European editorials on Thursday looked at the British decision to licence a research project involving therapeutic cloning for the first time in Europe, the situation in Iraq, and Germany's spelling reform debate.
British papers didn't comment on the decision decision to licence a research project involving therapeutic cloning for the first time in Europe although many of them have the story on their front page. It's left to the rest of Europe to have an opinion on the matter, and most, like the French paper Le Figaro, are cautious: It's true that there's no apparent difference between a mouse embryo and a human embryo, but for some, whether religious or not, an embryo is a promise of human life, the paper pointed out. And even if its cells could cure diseases some time in the future, it will remain out of the question to use a human embryo like a kind of "organ supermarket," the daily concluded.
In Germany, the Rheinische Post from Düsseldorf, took a position which may be tougher in tone but remains merely cautious on the rights and wrongs of the issue. The experiments in Britain are "a slap in the face" for all those German politicians who talk about a common European policy on stem cell research, the paper noted. "There isn't one and there never has been," it wrote. But those who want a purely German solution will have to be aware that "therapies might be developed abroad of which we will be envious," the daily continued and concluded: "We'll only be able to say in a few years what was right and what was wrong, but the decisions have to be made now."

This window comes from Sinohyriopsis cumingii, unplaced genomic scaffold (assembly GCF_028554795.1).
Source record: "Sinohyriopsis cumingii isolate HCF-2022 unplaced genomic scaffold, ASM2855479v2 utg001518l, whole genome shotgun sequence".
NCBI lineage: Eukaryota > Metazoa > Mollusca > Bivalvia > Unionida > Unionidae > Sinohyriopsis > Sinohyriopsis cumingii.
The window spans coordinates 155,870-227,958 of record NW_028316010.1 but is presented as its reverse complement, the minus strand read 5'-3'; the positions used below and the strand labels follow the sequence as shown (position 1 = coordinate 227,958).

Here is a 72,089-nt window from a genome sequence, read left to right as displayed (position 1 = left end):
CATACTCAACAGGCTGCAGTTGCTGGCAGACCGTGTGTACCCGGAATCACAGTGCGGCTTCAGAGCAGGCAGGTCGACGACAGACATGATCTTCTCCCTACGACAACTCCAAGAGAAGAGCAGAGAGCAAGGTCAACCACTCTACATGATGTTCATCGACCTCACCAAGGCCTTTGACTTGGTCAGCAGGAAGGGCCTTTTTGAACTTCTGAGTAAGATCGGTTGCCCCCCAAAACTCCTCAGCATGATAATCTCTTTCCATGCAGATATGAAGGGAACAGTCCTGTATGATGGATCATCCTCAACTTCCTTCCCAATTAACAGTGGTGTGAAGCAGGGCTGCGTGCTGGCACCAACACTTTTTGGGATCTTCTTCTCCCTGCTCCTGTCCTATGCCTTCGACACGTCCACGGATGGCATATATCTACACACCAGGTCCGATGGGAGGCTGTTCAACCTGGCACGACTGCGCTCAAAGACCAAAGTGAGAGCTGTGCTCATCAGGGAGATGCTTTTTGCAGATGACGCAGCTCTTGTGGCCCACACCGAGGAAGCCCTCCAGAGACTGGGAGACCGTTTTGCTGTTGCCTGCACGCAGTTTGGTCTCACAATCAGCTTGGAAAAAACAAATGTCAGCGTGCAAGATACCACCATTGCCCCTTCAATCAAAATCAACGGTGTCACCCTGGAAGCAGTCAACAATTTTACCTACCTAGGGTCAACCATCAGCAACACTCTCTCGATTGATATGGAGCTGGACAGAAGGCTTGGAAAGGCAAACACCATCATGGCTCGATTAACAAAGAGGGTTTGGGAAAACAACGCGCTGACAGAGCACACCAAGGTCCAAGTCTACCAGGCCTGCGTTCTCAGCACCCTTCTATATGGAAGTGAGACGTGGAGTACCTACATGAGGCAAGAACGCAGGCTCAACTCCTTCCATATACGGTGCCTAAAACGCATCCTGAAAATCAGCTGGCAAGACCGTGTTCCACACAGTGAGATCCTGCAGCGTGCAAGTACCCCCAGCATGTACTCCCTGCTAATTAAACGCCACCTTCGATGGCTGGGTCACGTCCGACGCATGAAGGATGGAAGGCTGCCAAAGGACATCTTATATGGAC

Now to Iraq, where the Shiite cleric Moqtada el Sadr continues his showdown with the new Iraqi government and the US-led forces. The Dutch paper De Volkskrant said that the interim prime minister, Iyad Allawi, will have to stop the violence in Najaf and bring Sadr under control before he'll be able to show that his government won't allow itself to be intimidated. But it pointed out that Sadr doesn't have much of a reputation among Shiite spiritual leaders. He obviously thinks he can achieve more with military means, the paper concluded: It's a dangerous game.
The British Independent was critical of Allawi's leadership. It said he is behaving like the "new hard man of Iraq." He's not learned the lesson of the Saddam years, "that tough talk and brutal actions do not achieve results with the Iraqi people." If that policy only backfired on his personal ambition, "it would not be a matter of international concern," noted the paper. "But the plight of ordinary Iraqis is worsening, and his leadership is giving them scant
hope of a way out."
Here in Germany, there's currently a passionate debate going on about spelling reform. A couple of newspaper publishers have said they're going to abandon reforms introduced a couple of years ago and return to the old rules. While saying it will stick to the new rules, the German paper tageszeitung entered into the debate with an edition which completely abandons the German rule that all nouns must have capital letters. That opened up a new battlefield, since that reform is included neither in the old nor the revised rules. The paper said it wants to look forward, and adopt a simplification which works in other languages.
The Swiss are also involved in the debate as they adopted the reform as well. The Tages-Anzeiger said it's less surprised by the arguments in Germany than by the passion. Perhaps we're seeing a proxy war, it wrote. The German government has made such a mess of a whole host of reform programs that the media are only too ready to jump into another conflict. A referendum on the issue seems like a bizarre idea, even to the Swiss, who are used to referenda, the paper noted: It "could only spring from minds which are totally unaccustomed to referenda."